Working Full Time

I had a brief conversation yesterday about the benefits of working hourly vs working salary. I’ve done both in my life and if you asked me which I would prefer I would take the latter over the former, every time. Though as I sit here, typing this at 4:30 a.m. on a Sunday morning, waiting for the coffee to kick in so I can go down to my Saw-ass basement and catch up on a few emails before my kids wake up, I see the appeal of being able to tell someone “sorry, I’ve worked my hours today and can work no more, you will need to either pay me more money for that or I’ll see you tomorrow.”

There’s three things at play here, I think. The first is the nature of the work that I do, which is magical in that it is tied to almost every aspect of my company’s business operations, yet in no way essential to the day-to-day maintenance of the company. My field is perhaps the first “nice to have,” but it remains outside the hierarchy of needs. The results is that I work in a field that requires a near-constant state of being on call without ever actually being materially meaningful.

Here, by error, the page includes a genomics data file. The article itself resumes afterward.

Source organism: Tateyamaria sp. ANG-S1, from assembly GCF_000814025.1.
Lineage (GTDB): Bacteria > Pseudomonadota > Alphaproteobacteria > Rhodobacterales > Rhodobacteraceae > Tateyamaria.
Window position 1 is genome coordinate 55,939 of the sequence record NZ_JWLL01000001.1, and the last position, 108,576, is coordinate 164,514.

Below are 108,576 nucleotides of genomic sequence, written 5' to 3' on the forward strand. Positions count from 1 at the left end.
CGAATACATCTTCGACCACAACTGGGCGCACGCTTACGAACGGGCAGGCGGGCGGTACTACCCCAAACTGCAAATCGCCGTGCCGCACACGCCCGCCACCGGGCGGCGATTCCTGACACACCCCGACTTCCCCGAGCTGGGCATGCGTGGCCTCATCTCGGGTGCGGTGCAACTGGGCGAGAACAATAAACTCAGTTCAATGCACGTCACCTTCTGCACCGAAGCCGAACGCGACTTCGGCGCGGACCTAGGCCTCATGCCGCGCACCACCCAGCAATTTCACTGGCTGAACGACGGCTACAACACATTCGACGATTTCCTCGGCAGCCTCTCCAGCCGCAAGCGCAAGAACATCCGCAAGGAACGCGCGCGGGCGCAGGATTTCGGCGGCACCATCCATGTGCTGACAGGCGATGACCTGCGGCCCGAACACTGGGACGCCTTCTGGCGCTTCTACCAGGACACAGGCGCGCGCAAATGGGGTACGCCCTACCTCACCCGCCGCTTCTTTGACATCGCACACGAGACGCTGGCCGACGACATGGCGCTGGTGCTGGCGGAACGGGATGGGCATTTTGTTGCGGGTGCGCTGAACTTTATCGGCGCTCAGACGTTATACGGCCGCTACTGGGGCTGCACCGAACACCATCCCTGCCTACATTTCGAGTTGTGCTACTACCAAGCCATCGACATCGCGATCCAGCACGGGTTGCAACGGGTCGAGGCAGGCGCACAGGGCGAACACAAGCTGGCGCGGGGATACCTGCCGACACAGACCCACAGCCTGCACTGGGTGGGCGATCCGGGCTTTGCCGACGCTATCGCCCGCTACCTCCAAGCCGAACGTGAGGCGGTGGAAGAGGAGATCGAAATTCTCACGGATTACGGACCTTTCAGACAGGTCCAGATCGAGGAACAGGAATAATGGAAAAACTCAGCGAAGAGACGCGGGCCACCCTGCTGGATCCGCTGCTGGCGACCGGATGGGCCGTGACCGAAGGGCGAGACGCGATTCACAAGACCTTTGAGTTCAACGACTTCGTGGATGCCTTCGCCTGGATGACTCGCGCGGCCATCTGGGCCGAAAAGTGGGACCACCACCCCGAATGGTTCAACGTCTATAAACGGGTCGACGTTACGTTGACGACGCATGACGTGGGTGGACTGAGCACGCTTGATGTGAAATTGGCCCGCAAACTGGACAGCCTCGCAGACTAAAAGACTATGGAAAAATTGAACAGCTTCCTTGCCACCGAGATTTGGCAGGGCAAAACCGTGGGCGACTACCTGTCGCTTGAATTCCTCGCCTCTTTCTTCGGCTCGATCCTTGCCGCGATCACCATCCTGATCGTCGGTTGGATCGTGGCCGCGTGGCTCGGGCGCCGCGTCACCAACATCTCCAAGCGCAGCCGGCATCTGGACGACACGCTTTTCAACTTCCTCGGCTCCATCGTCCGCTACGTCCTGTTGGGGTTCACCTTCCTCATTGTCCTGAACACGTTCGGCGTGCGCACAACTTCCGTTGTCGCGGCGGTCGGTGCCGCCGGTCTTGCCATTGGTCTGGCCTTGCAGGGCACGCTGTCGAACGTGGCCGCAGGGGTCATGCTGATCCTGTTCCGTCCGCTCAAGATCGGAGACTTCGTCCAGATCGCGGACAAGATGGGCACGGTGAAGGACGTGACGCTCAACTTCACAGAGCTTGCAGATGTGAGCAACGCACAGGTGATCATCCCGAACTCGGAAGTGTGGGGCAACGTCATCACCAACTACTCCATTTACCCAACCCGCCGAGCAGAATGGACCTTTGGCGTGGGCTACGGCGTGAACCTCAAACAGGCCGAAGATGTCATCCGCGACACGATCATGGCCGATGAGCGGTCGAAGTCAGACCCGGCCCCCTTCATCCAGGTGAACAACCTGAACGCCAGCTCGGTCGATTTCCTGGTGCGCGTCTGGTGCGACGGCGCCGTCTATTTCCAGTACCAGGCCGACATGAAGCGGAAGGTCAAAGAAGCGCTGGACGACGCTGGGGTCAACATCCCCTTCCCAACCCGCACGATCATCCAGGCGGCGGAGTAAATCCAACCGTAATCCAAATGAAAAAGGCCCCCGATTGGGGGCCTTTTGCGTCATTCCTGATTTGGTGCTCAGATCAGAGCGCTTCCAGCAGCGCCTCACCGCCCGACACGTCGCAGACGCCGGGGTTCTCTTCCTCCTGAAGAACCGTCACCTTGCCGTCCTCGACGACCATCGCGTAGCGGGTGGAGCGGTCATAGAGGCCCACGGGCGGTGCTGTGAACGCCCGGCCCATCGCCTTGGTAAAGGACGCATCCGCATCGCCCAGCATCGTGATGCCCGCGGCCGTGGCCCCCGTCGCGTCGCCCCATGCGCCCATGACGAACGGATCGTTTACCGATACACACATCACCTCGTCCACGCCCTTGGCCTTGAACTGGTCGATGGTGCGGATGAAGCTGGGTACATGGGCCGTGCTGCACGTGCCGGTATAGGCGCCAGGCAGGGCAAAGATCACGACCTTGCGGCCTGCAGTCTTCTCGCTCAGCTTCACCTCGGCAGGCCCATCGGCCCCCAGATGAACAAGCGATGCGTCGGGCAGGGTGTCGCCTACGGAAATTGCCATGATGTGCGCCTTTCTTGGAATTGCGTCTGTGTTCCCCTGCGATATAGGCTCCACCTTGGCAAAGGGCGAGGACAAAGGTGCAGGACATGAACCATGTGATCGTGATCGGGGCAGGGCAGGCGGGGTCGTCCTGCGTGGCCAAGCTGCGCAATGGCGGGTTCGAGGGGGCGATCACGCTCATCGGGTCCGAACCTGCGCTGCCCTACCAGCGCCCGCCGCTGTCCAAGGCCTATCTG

The second is the trap that corporate work puts people in, which is the idea of “going above and beyond,” and “working extra hard to get noticed,” the kind of stuff that people 15 years younger than me are dismantling every day on social media. And, look, I don’t think they are wrong, nor do I think the idea is particularly unique – people have been feeling ground down by work, and as if they need to give as much of themselves as they can to get even, let alone get ahead, since fucking serfdom. I also think that hard work is a virtue, but that everyone must find the line where notions of “hard work” drift into something more sinister and dangerous.

The third thing here is working from home, which I have been very lucky to do since Rudy Gobert touched all those microphones two Marches ago. I worked from home for four years in the first real job of my career, and while I enjoyed aspects of it, the reality is that when you work from home, your work is never with you. The physical barrier of an office can be demoralizing and soul-eating, but it is also a boundary that lets a person say “the work is staying there, and when I go home I will be there.” Some people do not need this boundary, but I find that I do. Knowing my work is always waiting for me in the basement is a little like knowing there is a snake loose in the house: I can put it off for as long as I want, but eventually, I’m going to have to find the snake. Better get started now.

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